In support of all of these differences of opinion there have been advanced many reasons, many interpretations, each adding more mud to the troubled waters. Perhaps the opinion offered herein will but make matters worse, but it is proffered to you because the thoughts expressed have served the writer in clearing up for him many apparent inconsistencies and seeming incongruities in the records as presented by the New Testament.
 
Is there any difference between Jesus and the Christ? Are the two words properly used synonymously? It would seem upon close analysis that there is a very great difference, nor is Jesus Christ properly used as the name of our Master.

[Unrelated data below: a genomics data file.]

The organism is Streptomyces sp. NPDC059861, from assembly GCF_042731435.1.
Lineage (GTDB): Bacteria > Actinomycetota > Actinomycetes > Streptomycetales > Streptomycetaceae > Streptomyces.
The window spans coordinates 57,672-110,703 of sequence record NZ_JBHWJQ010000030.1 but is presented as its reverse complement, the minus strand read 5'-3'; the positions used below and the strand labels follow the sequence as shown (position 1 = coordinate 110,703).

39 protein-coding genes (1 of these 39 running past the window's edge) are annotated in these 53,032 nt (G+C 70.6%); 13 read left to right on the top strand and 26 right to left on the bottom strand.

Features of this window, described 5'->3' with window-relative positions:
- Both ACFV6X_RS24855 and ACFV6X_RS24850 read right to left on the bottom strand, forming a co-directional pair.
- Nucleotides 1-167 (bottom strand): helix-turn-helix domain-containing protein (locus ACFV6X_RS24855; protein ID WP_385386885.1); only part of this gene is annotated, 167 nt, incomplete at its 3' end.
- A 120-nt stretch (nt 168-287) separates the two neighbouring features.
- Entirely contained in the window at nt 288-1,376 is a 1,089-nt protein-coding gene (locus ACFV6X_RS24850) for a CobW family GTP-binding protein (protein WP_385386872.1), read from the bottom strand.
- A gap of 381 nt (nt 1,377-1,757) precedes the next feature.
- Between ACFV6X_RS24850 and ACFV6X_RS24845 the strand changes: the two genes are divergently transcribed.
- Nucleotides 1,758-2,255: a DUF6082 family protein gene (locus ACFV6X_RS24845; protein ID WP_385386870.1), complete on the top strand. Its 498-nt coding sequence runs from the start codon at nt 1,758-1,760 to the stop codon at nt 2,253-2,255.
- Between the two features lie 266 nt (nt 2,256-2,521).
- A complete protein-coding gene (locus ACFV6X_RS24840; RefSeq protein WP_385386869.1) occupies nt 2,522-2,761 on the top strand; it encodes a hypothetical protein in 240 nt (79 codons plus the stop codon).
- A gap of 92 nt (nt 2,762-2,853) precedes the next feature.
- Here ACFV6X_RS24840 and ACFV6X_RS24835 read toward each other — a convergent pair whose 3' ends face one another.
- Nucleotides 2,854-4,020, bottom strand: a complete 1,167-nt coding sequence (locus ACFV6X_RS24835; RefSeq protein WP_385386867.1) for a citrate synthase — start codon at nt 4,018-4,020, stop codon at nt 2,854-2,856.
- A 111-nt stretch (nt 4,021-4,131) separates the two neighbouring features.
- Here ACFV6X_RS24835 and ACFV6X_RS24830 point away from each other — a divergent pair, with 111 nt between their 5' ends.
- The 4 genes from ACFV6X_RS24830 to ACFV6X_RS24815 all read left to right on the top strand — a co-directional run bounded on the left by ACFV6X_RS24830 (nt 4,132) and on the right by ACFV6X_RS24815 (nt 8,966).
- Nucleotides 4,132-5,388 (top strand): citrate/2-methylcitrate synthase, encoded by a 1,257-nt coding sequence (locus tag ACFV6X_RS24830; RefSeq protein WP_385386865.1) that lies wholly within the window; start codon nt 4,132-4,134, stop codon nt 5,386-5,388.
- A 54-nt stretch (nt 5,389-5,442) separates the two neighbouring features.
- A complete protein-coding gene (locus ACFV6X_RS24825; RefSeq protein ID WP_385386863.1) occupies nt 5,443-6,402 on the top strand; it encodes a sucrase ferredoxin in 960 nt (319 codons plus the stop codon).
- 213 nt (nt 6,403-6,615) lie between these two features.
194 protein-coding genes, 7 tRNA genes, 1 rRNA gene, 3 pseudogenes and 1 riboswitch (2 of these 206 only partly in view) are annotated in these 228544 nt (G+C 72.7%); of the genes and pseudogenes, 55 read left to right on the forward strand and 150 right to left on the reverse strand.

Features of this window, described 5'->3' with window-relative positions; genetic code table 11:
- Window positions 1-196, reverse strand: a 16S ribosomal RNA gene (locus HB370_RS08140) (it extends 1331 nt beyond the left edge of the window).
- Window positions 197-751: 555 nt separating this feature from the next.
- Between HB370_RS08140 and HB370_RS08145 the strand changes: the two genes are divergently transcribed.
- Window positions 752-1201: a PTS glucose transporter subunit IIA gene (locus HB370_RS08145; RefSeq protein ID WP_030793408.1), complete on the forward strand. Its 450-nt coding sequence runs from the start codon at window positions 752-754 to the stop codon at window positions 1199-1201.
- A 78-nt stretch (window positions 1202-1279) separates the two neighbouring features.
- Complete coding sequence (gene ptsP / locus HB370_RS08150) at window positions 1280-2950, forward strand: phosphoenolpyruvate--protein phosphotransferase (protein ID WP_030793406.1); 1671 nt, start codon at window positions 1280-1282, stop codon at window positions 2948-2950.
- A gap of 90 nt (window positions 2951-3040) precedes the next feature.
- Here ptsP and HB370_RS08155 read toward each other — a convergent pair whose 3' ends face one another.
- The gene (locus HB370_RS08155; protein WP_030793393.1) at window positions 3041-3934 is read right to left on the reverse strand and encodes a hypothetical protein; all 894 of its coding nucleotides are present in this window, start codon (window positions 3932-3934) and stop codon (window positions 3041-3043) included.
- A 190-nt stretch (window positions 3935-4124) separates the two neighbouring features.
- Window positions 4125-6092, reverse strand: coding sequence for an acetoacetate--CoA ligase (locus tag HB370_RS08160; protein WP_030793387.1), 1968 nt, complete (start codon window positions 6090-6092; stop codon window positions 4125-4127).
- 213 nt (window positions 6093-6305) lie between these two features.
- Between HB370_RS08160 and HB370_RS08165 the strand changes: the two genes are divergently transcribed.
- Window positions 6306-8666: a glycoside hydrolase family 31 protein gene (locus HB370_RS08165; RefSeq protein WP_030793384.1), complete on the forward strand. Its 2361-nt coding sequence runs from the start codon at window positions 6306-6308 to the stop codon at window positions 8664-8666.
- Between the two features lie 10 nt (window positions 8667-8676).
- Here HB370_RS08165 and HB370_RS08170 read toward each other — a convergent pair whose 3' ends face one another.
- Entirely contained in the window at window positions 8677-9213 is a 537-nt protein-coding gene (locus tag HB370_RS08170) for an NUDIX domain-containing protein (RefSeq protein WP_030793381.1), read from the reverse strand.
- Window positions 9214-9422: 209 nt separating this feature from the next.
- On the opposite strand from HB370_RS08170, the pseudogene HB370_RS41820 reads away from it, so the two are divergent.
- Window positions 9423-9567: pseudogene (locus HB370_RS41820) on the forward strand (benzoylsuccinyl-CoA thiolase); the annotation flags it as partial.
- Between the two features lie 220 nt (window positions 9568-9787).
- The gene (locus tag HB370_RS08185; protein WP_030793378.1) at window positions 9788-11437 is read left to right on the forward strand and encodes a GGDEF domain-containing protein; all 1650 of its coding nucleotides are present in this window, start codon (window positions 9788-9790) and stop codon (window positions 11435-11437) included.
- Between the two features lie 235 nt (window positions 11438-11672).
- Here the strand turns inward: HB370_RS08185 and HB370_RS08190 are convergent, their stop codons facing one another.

Our records regarding the birth of Jesus show that it was ordered he be so named even before his birth, and further show that that order was carried out and that he was at the proper time named Jesus. So, too, it is recorded that Joseph and Mary took the child Jesus into Egypt; further, at the time of His appearance in the temple at the age of two He was still known only by the name of Jesus. Thus in the four Gospels from the time of His birth until the last recorded episode of His childhood at no time is He directly referred to as the Christ, nor does it appear up until that time that His name is other than Jesus. Only in one instance in all that period is the word "Christ" mentioned, and in that it is not a direct reference but is in a narrative as given by the author of a book, which book was written long afterwards when the Christ had appeared and had been recognized.